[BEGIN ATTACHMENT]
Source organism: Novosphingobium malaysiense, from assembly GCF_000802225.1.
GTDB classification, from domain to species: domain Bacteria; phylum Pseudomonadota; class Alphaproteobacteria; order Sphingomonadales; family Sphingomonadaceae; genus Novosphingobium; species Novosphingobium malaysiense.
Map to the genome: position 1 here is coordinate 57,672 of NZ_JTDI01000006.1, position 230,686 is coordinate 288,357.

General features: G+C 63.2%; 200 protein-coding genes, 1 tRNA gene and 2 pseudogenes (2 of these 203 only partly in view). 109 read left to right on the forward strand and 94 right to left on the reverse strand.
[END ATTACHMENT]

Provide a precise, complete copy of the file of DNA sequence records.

Source organism: Novosphingobium malaysiense, from assembly GCF_000802225.1.
GTDB classification, from domain to species: domain Bacteria; phylum Pseudomonadota; class Alphaproteobacteria; order Sphingomonadales; family Sphingomonadaceae; genus Novosphingobium; species Novosphingobium malaysiense.
Map to the genome: position 1 here is coordinate 57,672 of NZ_JTDI01000006.1, position 230,686 is coordinate 288,357.

General features: G+C 63.2%; 200 protein-coding genes, 1 tRNA gene and 2 pseudogenes (2 of these 203 only partly in view). 109 read left to right on the forward strand and 94 right to left on the reverse strand.